Michael McAteer, the 50-year-old managing partner of Grant Thornton Ireland, the world’s seventh-largest professional consultancy firm, is here to talk about his firm’s expansion in Cork, but there is little he won’t offer a thoughtful opinion on.
His bottom line appears to be the word “commercial”. Does something make commercial sense? For Mr McAteer and his firm, Cork makes a lot of sense.
“We do see the city and the million square feet under construction in the wider Cork region as the home for new businesses and foreign direct investment (FDI), and all of that activity will lead to a demand for ever more professional services,” he tells the Irish Examiner.
He says that Grant Thornton sees Cork as a “great opportunity, and the market itself in the region is extremely buoyant”.
An accountant and insolvency expert by trade, Mr McAteer has been with Grant Thornton since 1999. Having made partner in 2008, he has been heading up the firm in this country since January 2018.
For him, the Cork expansion, which will see the company taking up a penthouse floor at Penrose Quay with the capacity to double its workforce, is a sign of the times.
“Cork has been identified by Government as the second city, and that has clearly put it in the frame when FDI and multinationals are looking at Ireland as a location. Where Dublin has the pressures of housing, Cork has no commercial space pressure, and the development plans in place for the port and housing, together with its own educational ecosystem in UCC — it’s not a second choice but a choice in its own right at this stage for companies looking to establish a hub here,” he says.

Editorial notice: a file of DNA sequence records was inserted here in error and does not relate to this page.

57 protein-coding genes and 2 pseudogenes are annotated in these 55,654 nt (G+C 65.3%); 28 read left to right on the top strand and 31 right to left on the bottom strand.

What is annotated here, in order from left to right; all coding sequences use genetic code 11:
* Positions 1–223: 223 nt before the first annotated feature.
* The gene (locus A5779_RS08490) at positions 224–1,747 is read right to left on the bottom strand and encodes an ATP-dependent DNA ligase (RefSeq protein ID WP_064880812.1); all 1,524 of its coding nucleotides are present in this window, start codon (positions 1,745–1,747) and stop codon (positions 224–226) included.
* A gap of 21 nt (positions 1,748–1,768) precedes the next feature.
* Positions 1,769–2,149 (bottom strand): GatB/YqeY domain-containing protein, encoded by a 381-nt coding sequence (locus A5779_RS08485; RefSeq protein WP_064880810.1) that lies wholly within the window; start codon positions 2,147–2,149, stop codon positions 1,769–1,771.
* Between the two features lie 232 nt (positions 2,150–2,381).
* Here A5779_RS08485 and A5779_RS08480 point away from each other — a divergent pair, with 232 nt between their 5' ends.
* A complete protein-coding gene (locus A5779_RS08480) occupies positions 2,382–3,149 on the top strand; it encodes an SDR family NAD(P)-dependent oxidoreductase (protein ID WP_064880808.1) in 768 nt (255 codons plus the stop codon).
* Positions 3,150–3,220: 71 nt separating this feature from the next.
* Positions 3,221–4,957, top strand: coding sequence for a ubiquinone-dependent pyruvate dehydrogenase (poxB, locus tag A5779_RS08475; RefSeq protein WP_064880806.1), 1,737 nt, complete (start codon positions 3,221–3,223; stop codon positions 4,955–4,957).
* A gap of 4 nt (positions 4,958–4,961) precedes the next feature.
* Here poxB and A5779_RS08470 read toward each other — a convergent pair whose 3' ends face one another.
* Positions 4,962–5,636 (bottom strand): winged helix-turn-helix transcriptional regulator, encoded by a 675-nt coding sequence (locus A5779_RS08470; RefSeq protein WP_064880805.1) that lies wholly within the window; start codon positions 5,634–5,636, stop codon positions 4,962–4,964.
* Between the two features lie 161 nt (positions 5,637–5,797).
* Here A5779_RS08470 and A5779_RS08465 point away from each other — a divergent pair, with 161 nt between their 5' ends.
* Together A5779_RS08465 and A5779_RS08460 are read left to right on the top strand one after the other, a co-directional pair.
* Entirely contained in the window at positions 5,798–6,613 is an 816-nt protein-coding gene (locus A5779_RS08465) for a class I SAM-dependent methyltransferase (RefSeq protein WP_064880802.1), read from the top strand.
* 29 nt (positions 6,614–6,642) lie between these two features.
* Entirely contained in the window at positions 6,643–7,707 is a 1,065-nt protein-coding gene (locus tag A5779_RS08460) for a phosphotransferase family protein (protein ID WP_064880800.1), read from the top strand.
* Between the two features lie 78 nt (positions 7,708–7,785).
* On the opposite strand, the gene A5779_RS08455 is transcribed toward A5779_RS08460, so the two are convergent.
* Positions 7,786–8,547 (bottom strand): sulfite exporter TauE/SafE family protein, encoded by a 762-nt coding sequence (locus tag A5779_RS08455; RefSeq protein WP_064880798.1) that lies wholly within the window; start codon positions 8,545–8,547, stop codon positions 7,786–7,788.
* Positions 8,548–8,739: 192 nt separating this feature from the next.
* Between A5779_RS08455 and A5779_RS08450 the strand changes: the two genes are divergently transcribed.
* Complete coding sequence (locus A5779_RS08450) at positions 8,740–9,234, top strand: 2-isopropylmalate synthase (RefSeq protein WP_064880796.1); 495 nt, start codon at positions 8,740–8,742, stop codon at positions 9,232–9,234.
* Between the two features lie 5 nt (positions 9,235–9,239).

Grant Thornton has been in Cork since 2013, starting off with a staff of three. The new office is set to see its workforce more than double from the 105 it currently has on the books.
A lot of focus will be distinct from the firm’s offerings elsewhere in Ireland, with an emphasis to be placed on financial, auditing, and accounting services for multinationals.
Will the scrapping of transatlantic flights from and to the city’s airport have any bearing on how the city fares going forward?
“It’s the chicken and the egg scenario, what came first, the corporations or the demand — maybe that will lead to the reopening of those routes. But at the end of the day, Dublin is two hours by train, Limerick is an hour by car. I don’t see it as the difference between choosing or not choosing the city,” he adds.
As with most aspects of Irish life at present, Brexit has a hand to play.
“Ten years ago major multinationals would probably have chosen Ireland for tax purposes,” Mr McAteer says.
“These days access to a talented English-speaking workforce is probably more important. And I think one of the things that Brexit has done is that US corporations need to be in Europe, if they’re expanding, and where maybe previously they would have looked at the UK as a natural place to go from an operational viewpoint, with Brexit and the uncertainty that comes with it, these companies need to act now.
“They don’t have the luxury of waiting for Brexit to basically unravel or have some structure, which is to Ireland’s advantage,” he says.
Far from being fatigued by the “B” word, Mr McAteer professes himself “absolutely intrigued by it” and likens it to a game of chess being played out. He thinks that the UK will face an election sooner or later.
“The only way the Conservatives don’t win that is if some manner of deal is struck between Labour and the Liberal Democrats for an electoral strategy. That would lead to a de facto rerunning of the referendum,” he says.
The Irish Government has handled Brexit well, he says, in what was a “tough negotiating situation”.
“Over a longer period of time, say three to five years, Brexit could actually be a better thing,” Mr McAteer suggests, by “going from a market of 50m to one of 400m, with no exposure to currency moves”.
“Ireland was always able to see the benefit of the EU, and we were huge beneficiaries, much more clearly. Say in terms of roads funded from a European regional fund. And that helped us to change our mindset,” he says.
“Even looking into our own organisation, about a quarter of our employees are from outside Ireland, mostly European. Look back 15 years, I’d hazard a guess that figure would have been in the low single digits,” he says.